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  • Elise Jabaji

Supporting enterprises in capturing waste value: lessons learned from the CapVal sanitation project in Ghana

This learning report looks at the outcomes of the CapVal project implemented by IWMI in Ghana. In the last decade, IWMI has pioneered research on sustainable business models for waste valorisation. Building on this experience, IWMI Ghana, in partnership with TREND, provided technical support and financial assistance to local entrepreneurs, local governments and the national government on waste valorisation for the production of faecal sludge-based compost, fuel briquettes and catfish (through wastewater reuse). CapVal, which was implemented with support from the Dutch Embassy in Ghana from 2015-2021, particularly focused on supporting the development of local SMEs, including Jekora Venture and TriMark.


In line with other similar global experience, this learning report found these businesses could not be profitable without public funding support to cover capital costs but also marketing and outreach to off-takers. The compost business in particular is a struggling one, in the context of government subsidies for large scale production of fertilisers. The briquettes and catfish production showed stronger potential for interesting profit margins. However, despite challenges in relation to profitability, CapVal paved the way in identifying solutions for strengthening the circular economy of waste management. In particular, CapVal helped set-up:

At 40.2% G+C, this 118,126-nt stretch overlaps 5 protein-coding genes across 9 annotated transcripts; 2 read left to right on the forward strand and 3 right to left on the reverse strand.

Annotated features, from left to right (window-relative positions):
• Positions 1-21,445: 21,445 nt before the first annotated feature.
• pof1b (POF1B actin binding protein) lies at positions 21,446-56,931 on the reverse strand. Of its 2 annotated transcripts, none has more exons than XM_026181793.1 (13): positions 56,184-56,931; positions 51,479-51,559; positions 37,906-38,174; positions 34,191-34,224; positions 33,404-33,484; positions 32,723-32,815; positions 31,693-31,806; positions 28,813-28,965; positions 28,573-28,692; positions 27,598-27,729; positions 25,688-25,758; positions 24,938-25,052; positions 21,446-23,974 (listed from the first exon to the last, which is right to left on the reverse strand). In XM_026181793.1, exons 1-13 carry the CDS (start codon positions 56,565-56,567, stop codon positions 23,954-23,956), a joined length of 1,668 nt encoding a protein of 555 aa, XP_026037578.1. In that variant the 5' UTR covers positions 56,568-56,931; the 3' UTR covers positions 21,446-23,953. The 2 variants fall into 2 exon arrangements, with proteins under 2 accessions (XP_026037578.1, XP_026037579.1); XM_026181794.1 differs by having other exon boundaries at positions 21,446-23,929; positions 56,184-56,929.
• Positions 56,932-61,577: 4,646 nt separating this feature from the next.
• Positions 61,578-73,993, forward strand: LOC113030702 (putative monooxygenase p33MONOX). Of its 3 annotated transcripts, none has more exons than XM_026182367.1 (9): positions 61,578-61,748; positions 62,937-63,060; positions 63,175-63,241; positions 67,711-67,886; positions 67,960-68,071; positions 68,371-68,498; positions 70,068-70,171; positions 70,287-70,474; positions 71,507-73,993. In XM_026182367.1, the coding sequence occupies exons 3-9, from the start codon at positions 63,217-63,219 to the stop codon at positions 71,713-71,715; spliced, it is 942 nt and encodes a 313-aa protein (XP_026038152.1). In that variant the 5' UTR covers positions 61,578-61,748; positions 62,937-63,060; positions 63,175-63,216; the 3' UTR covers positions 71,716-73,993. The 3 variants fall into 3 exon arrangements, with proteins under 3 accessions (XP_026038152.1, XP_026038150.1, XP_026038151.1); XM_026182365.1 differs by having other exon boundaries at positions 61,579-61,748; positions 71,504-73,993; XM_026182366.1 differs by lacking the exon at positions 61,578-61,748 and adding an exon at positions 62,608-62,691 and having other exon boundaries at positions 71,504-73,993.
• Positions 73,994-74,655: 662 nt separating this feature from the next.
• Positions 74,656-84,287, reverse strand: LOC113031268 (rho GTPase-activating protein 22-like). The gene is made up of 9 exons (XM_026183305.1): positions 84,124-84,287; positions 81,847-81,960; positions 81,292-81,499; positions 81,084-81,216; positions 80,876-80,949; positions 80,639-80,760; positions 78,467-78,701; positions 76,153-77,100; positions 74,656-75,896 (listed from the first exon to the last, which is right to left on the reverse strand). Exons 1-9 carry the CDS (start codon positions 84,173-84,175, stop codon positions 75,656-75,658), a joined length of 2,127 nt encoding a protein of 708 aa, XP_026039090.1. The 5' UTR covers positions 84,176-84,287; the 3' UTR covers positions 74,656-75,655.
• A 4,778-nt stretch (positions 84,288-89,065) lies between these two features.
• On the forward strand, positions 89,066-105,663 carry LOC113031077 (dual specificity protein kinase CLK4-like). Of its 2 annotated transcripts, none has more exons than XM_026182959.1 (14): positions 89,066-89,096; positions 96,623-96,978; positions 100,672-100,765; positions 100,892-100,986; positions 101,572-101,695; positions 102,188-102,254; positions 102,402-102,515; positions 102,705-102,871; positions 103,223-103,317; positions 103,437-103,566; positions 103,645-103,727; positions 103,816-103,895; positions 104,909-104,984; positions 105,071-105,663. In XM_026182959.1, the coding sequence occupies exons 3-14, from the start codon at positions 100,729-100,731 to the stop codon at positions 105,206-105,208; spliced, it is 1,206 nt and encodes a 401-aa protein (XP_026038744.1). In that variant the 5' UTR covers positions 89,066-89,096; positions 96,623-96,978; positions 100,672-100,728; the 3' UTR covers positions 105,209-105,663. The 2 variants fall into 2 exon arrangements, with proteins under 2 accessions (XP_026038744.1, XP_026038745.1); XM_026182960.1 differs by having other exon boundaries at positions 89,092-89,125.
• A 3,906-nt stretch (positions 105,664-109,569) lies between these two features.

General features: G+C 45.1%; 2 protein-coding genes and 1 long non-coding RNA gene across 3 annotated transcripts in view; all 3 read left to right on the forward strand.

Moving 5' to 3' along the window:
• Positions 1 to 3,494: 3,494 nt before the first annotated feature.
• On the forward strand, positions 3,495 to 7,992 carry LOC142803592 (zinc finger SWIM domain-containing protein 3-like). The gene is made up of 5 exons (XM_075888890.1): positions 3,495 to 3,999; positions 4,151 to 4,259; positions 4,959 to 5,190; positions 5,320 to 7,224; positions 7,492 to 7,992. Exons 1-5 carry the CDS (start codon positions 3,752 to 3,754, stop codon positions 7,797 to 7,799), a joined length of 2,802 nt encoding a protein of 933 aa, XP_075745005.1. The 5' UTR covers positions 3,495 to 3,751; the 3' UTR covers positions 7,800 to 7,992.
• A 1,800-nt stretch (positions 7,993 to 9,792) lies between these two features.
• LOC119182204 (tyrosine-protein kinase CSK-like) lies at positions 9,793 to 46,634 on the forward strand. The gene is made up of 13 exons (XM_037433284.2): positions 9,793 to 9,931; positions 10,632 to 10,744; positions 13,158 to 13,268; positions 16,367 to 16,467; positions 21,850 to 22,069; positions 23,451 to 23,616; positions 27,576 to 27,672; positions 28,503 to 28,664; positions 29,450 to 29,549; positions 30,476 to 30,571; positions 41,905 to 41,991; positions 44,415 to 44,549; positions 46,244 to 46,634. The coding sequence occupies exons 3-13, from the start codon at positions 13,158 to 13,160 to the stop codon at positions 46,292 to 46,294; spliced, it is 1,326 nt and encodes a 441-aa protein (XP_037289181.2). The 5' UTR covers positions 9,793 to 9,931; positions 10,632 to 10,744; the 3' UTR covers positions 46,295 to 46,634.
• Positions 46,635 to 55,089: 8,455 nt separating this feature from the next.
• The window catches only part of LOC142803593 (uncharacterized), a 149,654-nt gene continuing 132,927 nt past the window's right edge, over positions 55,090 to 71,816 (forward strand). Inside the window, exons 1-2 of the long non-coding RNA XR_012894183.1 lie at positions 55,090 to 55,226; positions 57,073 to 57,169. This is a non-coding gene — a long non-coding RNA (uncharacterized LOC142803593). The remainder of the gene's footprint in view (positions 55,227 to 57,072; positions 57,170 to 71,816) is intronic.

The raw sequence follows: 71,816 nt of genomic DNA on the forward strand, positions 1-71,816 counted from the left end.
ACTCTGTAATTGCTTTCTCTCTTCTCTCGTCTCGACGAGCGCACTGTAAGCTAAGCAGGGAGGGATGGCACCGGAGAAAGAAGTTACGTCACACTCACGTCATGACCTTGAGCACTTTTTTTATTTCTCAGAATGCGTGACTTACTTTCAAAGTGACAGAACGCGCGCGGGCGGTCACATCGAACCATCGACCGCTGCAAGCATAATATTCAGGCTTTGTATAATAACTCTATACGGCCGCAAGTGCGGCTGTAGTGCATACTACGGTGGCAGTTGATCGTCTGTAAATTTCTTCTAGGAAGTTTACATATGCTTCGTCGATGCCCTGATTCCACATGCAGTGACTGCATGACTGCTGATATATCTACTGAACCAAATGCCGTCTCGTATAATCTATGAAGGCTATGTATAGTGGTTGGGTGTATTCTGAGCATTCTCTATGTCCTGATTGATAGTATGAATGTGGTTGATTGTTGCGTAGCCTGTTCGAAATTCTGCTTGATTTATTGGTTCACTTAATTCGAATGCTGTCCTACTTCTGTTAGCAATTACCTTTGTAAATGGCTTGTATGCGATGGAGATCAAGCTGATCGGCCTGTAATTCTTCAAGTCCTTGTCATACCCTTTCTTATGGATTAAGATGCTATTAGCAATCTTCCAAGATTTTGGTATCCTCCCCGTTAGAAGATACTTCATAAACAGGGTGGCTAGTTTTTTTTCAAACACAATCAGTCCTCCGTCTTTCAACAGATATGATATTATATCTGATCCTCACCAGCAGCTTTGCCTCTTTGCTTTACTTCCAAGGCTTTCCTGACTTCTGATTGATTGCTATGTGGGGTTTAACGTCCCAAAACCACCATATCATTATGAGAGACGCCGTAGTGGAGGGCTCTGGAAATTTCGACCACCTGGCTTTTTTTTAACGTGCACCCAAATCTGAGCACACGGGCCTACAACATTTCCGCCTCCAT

• Joint Venture agreements for waste treatment plant construction and management: the model was identified as a Public-Private Partnership (PPP) model that would help address both private sector and public sector risks in waste valorisation businesses

  • Certifications for faecal-based composting, catfish and briquettes production: CapVal engaged with all relevant regulatory agencies to address specific gaps in the legal framework for waste valorisation

  • Formal agreements between municipalities for waste sourcing: under the project, Yilo Krobo (the main public sector partner) and Lower Manya Krobo agreed to collaborate to enable the private enterprise processing organic waste into briquettes and compost to source inputs from local markets, each municipality tasked with specific activities


Challenges related to waste valorisation remain significant: for example, where environmental regulations enforcement is weak, there is no guarantee that sufficient sludge will be deposited at the designated site. Businesses that were developed as part of CapVal are still far from full market-based profitability due to market barriers, such as heavy competition from chemical fertiliser (that remain subsidised). However, as governments and businesses look for sustainable sources of energy, soil nutrient and water for fish production, IWMI and partners’ work is increasingly relevant, helping to gradually unlock opportunities of waste valorisation and the circular economy.


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